From John Doyle of The Globe and Mail:

Link: What Would Sal Do? Be crude, dumb and very funny
What Would Sal Do? (now streaming on CraveTV) is the latest entry in the arena and it’s darn funny without having quite the precision of Letterkenny or the intricately mad harmony of Trailer Park Boys, but it has a comic cultural specificity that is a delight to see. Continue reading.

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Heartland says goodbye to Season 10 with a new addition

If you’ve seen the teaser commercials for Heartland‘s season finale, you know Amy has the baby. But will “Greater Expectations” be a love-in all episode, with every character going goo-goo over the little sprite or would other storylines be featured? That was my big question before watching a screener. (Make sure you vote for whether you think Amy and Ty will have a boy or a girl in our poll below!)

Here’s what CBC had to say about “Greater Expectations,” written by showrunner Heather Conkie and directed by Dean Bennett:

Amy, Ty and the entire Heartland family are thrilled to welcome a new member into the fold. Meanwhile, the ghost horse returns and Amy disagrees with Georgie’s plan to capture and gentle him. Then, Lou changes her mind about a business deal but not before Mitch makes a surprising choice.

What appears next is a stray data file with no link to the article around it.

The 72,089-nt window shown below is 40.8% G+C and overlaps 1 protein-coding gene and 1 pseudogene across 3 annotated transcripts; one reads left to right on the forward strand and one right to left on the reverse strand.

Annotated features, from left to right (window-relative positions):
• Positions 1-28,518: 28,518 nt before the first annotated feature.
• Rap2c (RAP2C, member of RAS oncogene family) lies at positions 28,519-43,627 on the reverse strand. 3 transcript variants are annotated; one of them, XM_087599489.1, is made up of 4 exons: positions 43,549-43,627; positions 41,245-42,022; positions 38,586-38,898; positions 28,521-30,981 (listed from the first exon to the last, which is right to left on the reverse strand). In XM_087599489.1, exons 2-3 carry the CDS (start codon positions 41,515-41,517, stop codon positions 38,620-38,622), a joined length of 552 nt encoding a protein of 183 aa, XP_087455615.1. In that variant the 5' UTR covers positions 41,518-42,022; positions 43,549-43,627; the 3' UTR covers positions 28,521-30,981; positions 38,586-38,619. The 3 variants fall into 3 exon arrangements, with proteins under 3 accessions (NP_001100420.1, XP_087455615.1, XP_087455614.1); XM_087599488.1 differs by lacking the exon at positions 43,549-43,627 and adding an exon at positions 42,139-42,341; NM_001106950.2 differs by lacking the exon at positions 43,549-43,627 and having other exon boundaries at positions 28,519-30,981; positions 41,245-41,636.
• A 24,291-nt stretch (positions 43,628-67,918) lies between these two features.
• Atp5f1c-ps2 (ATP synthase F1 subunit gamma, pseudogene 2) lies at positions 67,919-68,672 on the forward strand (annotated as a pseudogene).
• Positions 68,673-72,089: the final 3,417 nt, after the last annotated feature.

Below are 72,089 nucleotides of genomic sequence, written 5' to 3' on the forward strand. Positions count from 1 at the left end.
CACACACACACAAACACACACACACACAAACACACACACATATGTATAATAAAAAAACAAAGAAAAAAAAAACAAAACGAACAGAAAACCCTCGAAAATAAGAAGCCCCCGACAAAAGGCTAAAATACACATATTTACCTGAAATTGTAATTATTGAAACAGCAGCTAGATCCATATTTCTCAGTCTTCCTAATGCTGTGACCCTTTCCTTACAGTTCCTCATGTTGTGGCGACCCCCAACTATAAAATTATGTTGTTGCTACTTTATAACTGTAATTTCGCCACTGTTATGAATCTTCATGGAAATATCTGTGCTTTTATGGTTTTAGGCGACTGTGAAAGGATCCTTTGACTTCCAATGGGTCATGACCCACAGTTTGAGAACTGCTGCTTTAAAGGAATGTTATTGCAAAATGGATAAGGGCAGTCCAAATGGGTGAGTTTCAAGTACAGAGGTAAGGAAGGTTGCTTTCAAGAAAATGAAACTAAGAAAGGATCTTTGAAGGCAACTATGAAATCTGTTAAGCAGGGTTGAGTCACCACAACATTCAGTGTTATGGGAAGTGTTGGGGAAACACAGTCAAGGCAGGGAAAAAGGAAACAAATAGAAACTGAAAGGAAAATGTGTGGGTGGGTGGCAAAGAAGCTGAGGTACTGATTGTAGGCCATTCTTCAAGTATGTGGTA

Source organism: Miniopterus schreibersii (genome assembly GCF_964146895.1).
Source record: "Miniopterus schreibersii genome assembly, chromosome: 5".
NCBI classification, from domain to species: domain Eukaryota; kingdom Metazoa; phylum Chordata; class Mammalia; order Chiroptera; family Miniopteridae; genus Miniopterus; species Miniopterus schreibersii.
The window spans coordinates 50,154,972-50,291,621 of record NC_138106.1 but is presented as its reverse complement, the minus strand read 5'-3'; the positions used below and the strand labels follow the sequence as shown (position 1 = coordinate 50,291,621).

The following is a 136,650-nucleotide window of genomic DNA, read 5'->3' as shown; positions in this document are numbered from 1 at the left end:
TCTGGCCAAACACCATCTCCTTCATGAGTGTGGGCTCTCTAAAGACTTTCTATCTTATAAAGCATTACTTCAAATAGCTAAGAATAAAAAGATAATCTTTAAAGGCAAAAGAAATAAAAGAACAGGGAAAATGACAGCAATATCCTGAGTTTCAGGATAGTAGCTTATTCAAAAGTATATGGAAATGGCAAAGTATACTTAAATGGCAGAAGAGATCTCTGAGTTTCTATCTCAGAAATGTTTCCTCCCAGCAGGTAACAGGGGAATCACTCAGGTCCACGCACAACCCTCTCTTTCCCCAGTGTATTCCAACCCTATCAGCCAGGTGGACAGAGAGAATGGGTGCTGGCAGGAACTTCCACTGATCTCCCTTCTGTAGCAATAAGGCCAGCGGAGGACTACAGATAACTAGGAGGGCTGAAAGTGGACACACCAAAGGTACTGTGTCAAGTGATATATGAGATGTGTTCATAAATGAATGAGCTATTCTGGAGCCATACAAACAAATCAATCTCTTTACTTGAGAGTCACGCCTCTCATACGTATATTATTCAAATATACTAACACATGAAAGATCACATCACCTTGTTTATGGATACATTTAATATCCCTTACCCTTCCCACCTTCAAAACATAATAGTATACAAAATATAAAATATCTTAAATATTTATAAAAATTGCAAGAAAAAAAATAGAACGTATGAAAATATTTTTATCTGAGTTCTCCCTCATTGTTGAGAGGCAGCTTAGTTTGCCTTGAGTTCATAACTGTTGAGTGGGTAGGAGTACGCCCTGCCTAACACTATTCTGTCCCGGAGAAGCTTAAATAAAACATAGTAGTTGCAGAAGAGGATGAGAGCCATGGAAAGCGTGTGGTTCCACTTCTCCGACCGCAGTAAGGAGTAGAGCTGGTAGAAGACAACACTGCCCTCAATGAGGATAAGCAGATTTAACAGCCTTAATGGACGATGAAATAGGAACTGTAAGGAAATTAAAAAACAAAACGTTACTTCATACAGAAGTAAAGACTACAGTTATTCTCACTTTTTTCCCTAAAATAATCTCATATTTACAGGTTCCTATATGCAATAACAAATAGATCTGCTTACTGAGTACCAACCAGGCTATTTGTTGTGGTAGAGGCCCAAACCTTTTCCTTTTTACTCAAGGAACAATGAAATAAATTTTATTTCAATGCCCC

And here are some more non-spoiler bits about Sunday…

A Ghostly appearance
Ghost, that mysterious horse with the black spots returns, and Amy and Georgie are transfixed. Is Ghost a good luck charm or a harbinger of bad things to come?

Caleb ties the knot … with help from Ty
Tim voices his concern, but Caleb is adamant: he and Cass are getting married and Ty is supposed to be his best man. The only issue is that Caleb is currently unemployed … and that’s where Tim comes in. Is Tim willing to hire Caleb as an instructor at the rodeo school, or will he send this cowboy packing?

Georgie + Jack = good times
It’s not often that Jack and Georgie have their own storyline, but they get a doozy on Sunday. It involves Ghost. That’s all I’ll say, except that I hope the pair get more screen time together in Season 11.

Lou makes a decision about the business
Did Lou listen to Lisa’s advice, or did she partner with Peter? You find out on Sunday. Her choice has a ripple effect on what Mitch does next.

Let me know what you think of Sunday’s finale by commenting below after you watch it!